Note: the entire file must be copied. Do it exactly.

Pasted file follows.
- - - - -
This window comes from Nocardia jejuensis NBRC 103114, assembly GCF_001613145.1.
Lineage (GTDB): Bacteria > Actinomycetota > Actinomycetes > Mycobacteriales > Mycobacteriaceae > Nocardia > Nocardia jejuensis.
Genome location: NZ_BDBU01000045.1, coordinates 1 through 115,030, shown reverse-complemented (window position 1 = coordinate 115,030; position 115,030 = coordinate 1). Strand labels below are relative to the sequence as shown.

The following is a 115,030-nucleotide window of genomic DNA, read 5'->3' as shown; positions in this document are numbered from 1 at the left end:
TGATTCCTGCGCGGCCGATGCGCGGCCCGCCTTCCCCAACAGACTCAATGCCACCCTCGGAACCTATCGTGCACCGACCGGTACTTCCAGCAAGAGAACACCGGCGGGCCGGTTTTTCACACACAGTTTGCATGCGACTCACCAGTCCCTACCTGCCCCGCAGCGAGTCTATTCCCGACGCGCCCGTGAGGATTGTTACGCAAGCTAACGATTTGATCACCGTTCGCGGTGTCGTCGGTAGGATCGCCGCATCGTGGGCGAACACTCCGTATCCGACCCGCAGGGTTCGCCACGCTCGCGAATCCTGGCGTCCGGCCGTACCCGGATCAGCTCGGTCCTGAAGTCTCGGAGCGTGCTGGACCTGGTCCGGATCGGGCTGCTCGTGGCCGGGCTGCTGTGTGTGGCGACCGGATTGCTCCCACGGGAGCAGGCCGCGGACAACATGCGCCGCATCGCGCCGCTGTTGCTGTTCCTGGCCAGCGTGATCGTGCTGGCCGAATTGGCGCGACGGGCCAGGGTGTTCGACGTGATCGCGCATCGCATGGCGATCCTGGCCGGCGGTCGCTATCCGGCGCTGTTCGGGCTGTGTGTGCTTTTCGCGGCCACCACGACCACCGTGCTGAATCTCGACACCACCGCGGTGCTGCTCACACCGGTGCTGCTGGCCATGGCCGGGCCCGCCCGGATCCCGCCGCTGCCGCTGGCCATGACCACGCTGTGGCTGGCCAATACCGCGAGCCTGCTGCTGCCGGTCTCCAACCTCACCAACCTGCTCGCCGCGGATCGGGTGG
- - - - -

This window comes from Nocardia jejuensis NBRC 103114, assembly GCF_001613145.1.
Lineage (GTDB): Bacteria > Actinomycetota > Actinomycetes > Mycobacteriales > Mycobacteriaceae > Nocardia > Nocardia jejuensis.
Genome location: NZ_BDBU01000045.1, coordinates 1 through 115,030, shown reverse-complemented (window position 1 = coordinate 115,030; position 115,030 = coordinate 1). Strand labels below are relative to the sequence as shown.

The following is a 115,030-nucleotide window of genomic DNA, read 5'->3' as shown; positions in this document are numbered from 1 at the left end:
TGATTCCTGCGCGGCCGATGCGCGGCCCGCCTTCCCCAACAGACTCAATGCCACCCTCGGAACCTATCGTGCACCGACCGGTACTTCCAGCAAGAGAACACCGGCGGGCCGGTTTTTCACACACAGTTTGCATGCGACTCACCAGTCCCTACCTGCCCCGCAGCGAGTCTATTCCCGACGCGCCCGTGAGGATTGTTACGCAAGCTAACGATTTGATCACCGTTCGCGGTGTCGTCGGTAGGATCGCCGCATCGTGGGCGAACACTCCGTATCCGACCCGCAGGGTTCGCCACGCTCGCGAATCCTGGCGTCCGGCCGTACCCGGATCAGCTCGGTCCTGAAGTCTCGGAGCGTGCTGGACCTGGTCCGGATCGGGCTGCTCGTGGCCGGGCTGCTGTGTGTGGCGACCGGATTGCTCCCACGGGAGCAGGCCGCGGACAACATGCGCCGCATCGCGCCGCTGTTGCTGTTCCTGGCCAGCGTGATCGTGCTGGCCGAATTGGCGCGACGGGCCAGGGTGTTCGACGTGATCGCGCATCGCATGGCGATCCTGGCCGGCGGTCGCTATCCGGCGCTGTTCGGGCTGTGTGTGCTTTTCGCGGCCACCACGACCACCGTGCTGAATCTCGACACCACCGCGGTGCTGCTCACACCGGTGCTGCTGGCCATGGCCGGGCCCGCCCGGATCCCGCCGCTGCCGCTGGCCATGACCACGCTGTGGCTGGCCAATACCGCGAGCCTGCTGCTGCCGGTCTCCAACCTCACCAACCTGCTCGCCGCGGATCGGGTGG